The Shulhan Aruch rules that it is entirely permissible to warm a cloth on Shabbat and place it on one’s stomach, either to alleviate stomach pain or for warmth. As long as the towel is dry, warming it violates no Shabbat prohibition, and there is certainly no prohibition against placing a dry cloth or towel on one’s skin on Shabbat. The Shulhan Aruch adds that this does not violate the prohibition against Refu’a (performing medical procedures) on Shabbat, because even healthy people put warm cloths on their bodies for warmth. As such, it is permissible even for medicinal purposes.
However, the Shulhan Aruch does forbid placing a bottle with hot water on one’s body on Shabbat. Unlike in the case of a dry cloth, when handling a water bottle there is the concern that some water might spill from the bottle onto one’s skin. This presents a twofold problem – first, it would violate the prohibition against bathing on Shabbat, and second, even during the week, this could be very dangerous, given the risk of burning. Therefore, the Shulhan Aruch writes that one should not place a hot water bottle on his skin.
However, since the concern is purely that some hot water might spill on the person’s skin, later Halachic authorities – including Hacham Bension Abba Shaul (Israel, 1924-1998) – note that this ruling does not apply to sealed water bottles, which do not drop or spill. Therefore, it is permissible on Shabbat to fill a water bottle with hot water from an urn (assuming, of course, that the water was heated before Shabbat), close the bottle tightly, and then place it on one’s skin. Hacham Bension adds that filling a bottle with hot water does not violate the prohibition of Hatmana – insulating on Shabbat – because Hatmana applies only to the utensil in which the food or liquid was cooked, whereas here, the water is transferred into a second utensil. This also does not transgress the violation of Refu’a, because, as mentioned, this is something which even healthy people do. Hacham Ovadia Yosef added another reason why this does not violate the prohibition of Refu’a, namely, because the Refu’a prohibition was enacted out of the concern that patients might grind herbs in order to produce medication on Shabbat, as was common in ancient times. As this is the basis for the Refu’a prohibition, Hacham Ovadia writes, this prohibition is limited to medicines that could potentially entail grinding herbs. This is clearly not the case regarding warming one’s skin with a water bottle, and so this does not fall under the Refu’a prohibition at all. (Indeed, the Shulhan Aruch addresses this topic in Siman 326, which deals with the prohibition against bathing on Shabbat, and not in the context of the laws of medicine on Shabbat, clearly indicating that he does not consider this an issue of Refu’a at all.)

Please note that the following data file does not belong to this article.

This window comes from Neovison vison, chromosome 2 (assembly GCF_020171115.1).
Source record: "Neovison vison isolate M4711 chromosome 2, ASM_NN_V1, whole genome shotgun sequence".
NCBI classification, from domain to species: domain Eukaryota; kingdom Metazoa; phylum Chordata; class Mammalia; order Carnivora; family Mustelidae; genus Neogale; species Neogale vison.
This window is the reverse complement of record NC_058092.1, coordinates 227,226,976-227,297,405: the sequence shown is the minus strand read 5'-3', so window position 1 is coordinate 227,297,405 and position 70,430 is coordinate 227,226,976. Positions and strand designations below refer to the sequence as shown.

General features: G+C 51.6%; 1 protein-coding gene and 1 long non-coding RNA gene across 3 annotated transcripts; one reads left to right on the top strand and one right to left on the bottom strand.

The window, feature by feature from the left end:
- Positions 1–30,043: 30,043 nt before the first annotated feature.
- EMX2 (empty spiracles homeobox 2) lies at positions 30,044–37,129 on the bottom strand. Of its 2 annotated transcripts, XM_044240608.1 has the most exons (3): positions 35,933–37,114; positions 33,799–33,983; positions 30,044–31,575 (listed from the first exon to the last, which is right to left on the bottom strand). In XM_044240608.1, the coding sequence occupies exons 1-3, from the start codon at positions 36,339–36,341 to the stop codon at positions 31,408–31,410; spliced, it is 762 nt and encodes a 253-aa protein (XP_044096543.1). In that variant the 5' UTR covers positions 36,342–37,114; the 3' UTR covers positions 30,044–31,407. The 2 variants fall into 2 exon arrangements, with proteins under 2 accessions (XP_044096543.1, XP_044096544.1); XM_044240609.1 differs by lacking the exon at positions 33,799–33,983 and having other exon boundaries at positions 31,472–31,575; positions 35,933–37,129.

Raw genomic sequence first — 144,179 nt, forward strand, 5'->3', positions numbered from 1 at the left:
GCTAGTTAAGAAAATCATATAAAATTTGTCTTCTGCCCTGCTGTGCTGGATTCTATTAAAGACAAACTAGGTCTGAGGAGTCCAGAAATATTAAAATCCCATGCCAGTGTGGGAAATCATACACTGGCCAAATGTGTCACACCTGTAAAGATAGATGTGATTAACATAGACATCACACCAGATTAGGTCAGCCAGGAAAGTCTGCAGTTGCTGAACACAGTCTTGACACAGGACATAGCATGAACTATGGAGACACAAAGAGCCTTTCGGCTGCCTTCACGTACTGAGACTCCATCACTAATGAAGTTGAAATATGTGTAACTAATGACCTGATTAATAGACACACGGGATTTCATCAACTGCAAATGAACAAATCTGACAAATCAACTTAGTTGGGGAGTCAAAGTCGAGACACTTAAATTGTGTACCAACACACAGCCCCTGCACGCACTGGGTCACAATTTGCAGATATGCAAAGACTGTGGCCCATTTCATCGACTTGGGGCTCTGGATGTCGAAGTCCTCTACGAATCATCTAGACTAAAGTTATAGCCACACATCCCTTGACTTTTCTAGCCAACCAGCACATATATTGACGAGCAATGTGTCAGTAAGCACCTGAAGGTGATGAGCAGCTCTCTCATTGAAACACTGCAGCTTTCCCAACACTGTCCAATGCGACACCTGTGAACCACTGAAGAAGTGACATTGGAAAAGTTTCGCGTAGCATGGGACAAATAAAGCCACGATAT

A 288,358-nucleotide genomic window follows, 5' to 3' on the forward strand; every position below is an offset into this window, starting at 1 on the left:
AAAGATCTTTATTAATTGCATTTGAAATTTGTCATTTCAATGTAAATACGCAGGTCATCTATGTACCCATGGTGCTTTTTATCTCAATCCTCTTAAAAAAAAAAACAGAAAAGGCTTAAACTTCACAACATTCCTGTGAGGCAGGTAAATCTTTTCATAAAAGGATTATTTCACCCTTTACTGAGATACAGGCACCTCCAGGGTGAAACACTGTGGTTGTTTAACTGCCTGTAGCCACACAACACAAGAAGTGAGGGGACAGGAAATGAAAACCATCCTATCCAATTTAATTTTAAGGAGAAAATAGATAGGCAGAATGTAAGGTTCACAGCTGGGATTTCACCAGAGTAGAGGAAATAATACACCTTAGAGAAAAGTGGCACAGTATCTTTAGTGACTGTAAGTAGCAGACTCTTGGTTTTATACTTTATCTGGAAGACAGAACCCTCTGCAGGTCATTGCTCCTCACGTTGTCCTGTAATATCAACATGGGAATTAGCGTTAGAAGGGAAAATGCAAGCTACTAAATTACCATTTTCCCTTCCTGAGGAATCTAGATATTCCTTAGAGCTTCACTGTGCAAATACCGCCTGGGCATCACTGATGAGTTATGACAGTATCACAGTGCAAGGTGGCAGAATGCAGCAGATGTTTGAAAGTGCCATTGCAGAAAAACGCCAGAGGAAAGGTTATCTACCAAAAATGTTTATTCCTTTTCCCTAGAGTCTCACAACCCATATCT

For this reason, both Hacham Bension Abba Shul and Hacham Ovadia ruled that it is entirely permissible on Shabbat to fill a bottle with hot water that had been heated before Shabbat and place it on one’s skin. Although the Mishna Berura (Rav Yisrael Meir Kagan of Radin, 1839-1933) ruled stringently in this regard, and permitted placing a hot water bottle on one’s body on Shabbat only in situations of great need, the aforementioned authorities disagreed, and permitted doing so under any circumstances.
Summary: It is permissible on Shabbat to fill a bottle with water that was heated before Shabbat, close the bottle tightly to ensure water will not drip, and then place the bottle on one’s skin, either to alleviate pain or for warmth.